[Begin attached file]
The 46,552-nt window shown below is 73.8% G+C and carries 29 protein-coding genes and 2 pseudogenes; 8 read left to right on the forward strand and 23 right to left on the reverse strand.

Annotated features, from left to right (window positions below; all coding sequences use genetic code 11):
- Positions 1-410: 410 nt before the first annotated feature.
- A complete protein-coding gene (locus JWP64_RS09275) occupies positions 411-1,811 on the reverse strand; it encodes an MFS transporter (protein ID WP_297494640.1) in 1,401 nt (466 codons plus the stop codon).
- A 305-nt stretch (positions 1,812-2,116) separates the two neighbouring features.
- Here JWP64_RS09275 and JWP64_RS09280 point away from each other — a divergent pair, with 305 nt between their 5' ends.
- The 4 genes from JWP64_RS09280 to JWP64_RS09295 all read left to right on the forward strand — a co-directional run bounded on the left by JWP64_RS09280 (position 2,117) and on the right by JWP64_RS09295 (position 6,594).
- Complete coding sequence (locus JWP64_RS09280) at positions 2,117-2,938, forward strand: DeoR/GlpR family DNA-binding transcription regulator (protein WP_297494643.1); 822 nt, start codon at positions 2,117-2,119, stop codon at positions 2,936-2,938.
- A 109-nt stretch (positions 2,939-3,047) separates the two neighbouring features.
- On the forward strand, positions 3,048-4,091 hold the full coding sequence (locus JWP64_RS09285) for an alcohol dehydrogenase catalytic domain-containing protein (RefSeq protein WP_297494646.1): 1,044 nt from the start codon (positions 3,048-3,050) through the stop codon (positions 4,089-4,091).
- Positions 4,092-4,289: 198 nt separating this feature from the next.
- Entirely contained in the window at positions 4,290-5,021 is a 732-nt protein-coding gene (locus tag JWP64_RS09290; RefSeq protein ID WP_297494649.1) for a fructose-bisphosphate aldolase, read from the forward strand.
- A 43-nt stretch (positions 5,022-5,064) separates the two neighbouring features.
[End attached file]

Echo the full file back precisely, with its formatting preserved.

The 46,552-nt window shown below is 73.8% G+C and carries 29 protein-coding genes and 2 pseudogenes; 8 read left to right on the forward strand and 23 right to left on the reverse strand.

Annotated features, from left to right (window positions below; all coding sequences use genetic code 11):
- Positions 1-410: 410 nt before the first annotated feature.
- A complete protein-coding gene (locus JWP64_RS09275) occupies positions 411-1,811 on the reverse strand; it encodes an MFS transporter (protein ID WP_297494640.1) in 1,401 nt (466 codons plus the stop codon).
- A 305-nt stretch (positions 1,812-2,116) separates the two neighbouring features.
- Here JWP64_RS09275 and JWP64_RS09280 point away from each other — a divergent pair, with 305 nt between their 5' ends.
- The 4 genes from JWP64_RS09280 to JWP64_RS09295 all read left to right on the forward strand — a co-directional run bounded on the left by JWP64_RS09280 (position 2,117) and on the right by JWP64_RS09295 (position 6,594).
- Complete coding sequence (locus JWP64_RS09280) at positions 2,117-2,938, forward strand: DeoR/GlpR family DNA-binding transcription regulator (protein WP_297494643.1); 822 nt, start codon at positions 2,117-2,119, stop codon at positions 2,936-2,938.
- A 109-nt stretch (positions 2,939-3,047) separates the two neighbouring features.
- On the forward strand, positions 3,048-4,091 hold the full coding sequence (locus JWP64_RS09285) for an alcohol dehydrogenase catalytic domain-containing protein (RefSeq protein WP_297494646.1): 1,044 nt from the start codon (positions 3,048-3,050) through the stop codon (positions 4,089-4,091).
- Positions 4,092-4,289: 198 nt separating this feature from the next.
- Entirely contained in the window at positions 4,290-5,021 is a 732-nt protein-coding gene (locus tag JWP64_RS09290; RefSeq protein ID WP_297494649.1) for a fructose-bisphosphate aldolase, read from the forward strand.
- A 43-nt stretch (positions 5,022-5,064) separates the two neighbouring features.